Exploratory Case Studies: African Monitoring and Evaluation Systems

Submitted by jyuan@worldbank.org on Tue, 04/12/2016 - 14:45

When decision makers wish to use evidence from monitoring and evaluation (M&E) systems to assist them in making choices, a demand for M&E is generated. When the capacity to supply M&E information is high, but capacity on the part of decision makers to demand quality evidence is low, supply and demand are mismatched. In this context, Picciotto (2009) observes, “monitoring masquerades as evaluation”. Based upon this observation, this paper seeks to answer the question: What evidence is there, from the six cases in this volume, that African governments are developing stronger demand for evidence from M&E systems?

The argument presented here is that although demand for evidence is increasing, monitoring is still dominant in the six cases of African M&E systems in this volume. There are nuanced attempts to align monitoring systems to emerging local demand, which still responds to donor demands. There is also evidence of increasing demand through the implementation of government-led evaluation systems. A problem that exists is that the development of the M&E systems is not yet conceptualised within a reform effort to introduce a comprehensive results-based orientation to the public services of the countries. Results concepts do not yet permeate throughout the planning, budgeting and M&E systems of the cases. In addition the results-based notions that are applied in the systems appear to be generating incentives that reinforce upward accounting or contrôle to the detriment of more developmental uses of M&E evidence.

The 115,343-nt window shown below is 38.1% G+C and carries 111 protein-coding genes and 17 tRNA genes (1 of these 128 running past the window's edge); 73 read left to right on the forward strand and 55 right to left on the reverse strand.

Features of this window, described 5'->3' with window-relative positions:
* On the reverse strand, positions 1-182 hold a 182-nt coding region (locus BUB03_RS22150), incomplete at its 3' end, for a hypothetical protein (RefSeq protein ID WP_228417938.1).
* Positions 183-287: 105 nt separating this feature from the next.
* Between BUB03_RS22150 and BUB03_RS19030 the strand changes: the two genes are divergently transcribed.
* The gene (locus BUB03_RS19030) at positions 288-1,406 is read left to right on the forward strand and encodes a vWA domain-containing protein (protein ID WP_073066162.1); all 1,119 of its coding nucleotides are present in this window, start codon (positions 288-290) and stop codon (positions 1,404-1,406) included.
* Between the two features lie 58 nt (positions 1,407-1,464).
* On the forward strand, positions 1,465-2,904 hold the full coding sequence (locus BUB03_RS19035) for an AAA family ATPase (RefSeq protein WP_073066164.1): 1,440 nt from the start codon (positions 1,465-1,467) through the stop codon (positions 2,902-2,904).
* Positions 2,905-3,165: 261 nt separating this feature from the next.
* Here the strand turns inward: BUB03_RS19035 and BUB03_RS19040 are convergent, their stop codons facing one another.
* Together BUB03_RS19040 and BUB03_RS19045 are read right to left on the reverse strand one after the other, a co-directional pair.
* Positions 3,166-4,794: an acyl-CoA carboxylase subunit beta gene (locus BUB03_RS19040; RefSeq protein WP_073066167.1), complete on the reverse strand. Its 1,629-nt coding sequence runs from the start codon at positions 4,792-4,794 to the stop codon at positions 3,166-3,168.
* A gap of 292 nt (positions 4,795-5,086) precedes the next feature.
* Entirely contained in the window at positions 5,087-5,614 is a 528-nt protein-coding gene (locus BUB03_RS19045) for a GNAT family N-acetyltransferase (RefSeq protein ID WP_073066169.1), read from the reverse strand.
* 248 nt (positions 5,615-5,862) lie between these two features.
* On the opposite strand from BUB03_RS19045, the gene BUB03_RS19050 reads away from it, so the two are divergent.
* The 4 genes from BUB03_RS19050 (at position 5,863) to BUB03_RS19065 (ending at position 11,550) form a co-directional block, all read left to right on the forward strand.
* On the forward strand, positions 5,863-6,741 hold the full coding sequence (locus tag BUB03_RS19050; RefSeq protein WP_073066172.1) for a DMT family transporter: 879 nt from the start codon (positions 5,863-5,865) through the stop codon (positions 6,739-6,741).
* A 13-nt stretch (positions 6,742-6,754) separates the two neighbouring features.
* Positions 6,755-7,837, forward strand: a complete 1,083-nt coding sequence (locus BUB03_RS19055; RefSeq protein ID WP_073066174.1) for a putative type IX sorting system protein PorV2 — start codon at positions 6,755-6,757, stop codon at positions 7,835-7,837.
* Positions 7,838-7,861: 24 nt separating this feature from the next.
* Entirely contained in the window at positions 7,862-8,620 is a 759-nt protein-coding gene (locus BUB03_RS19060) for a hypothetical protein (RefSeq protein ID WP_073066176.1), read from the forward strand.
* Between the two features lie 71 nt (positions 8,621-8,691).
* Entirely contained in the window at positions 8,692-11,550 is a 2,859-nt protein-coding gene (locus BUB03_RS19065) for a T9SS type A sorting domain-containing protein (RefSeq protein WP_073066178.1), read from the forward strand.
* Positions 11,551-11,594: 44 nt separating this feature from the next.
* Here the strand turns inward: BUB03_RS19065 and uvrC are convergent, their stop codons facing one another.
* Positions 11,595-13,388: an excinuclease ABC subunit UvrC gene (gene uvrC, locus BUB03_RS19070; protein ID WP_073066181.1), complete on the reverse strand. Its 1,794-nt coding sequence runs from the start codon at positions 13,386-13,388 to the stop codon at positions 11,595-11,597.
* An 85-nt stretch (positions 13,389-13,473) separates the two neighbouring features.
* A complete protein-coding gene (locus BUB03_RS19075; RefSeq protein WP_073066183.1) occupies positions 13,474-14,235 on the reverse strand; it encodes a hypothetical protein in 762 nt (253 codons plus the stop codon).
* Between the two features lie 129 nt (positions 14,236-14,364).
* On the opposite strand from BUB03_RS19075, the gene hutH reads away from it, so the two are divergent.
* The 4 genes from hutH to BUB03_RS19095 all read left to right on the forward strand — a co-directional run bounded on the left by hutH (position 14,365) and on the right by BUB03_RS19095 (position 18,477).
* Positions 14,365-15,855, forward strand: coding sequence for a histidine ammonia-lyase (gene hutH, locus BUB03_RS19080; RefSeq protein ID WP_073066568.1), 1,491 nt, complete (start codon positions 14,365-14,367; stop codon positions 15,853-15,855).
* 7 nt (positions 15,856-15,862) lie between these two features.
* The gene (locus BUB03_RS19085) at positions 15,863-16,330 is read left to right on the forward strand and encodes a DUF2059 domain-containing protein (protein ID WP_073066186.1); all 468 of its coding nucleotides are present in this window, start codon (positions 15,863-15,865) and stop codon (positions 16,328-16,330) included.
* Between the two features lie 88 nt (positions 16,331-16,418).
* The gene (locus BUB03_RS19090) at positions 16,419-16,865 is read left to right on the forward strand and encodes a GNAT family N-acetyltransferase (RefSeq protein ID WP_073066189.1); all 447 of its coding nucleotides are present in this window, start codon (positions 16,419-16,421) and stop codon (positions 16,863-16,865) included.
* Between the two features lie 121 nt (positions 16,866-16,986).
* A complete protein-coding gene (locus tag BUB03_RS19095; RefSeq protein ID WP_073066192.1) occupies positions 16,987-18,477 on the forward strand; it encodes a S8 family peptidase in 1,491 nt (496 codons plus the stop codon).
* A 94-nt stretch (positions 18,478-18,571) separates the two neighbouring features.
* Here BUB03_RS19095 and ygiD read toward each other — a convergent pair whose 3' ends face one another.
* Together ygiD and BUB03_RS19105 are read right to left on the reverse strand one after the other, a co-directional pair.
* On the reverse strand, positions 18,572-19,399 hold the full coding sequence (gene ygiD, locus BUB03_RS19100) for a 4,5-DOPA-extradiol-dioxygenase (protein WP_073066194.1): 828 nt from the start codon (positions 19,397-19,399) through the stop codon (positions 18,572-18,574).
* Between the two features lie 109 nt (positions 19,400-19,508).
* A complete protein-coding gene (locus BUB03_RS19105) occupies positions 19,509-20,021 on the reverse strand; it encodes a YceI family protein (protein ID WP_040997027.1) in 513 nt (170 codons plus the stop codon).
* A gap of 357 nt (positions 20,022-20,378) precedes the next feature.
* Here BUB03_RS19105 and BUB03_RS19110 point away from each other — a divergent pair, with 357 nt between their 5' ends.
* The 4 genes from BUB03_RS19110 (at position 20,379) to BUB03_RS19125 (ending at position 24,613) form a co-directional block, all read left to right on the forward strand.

These arguments are based upon an analysis of three indicators drawn from existing literature (Kusek and Rist, 2004; Mackay, 2007; Plaatjies and Porter, 2011), that show endogenous demand for M&E when there is: (i) Well-positioned individual and institutional champions across the system; (ii) incentives that link performance data, monitoring information and evaluation recommendations to resource allocation that is results orientated; (iii) commissioning of appropriate evaluations that use the recommendations, rather than focusing on monitoring.

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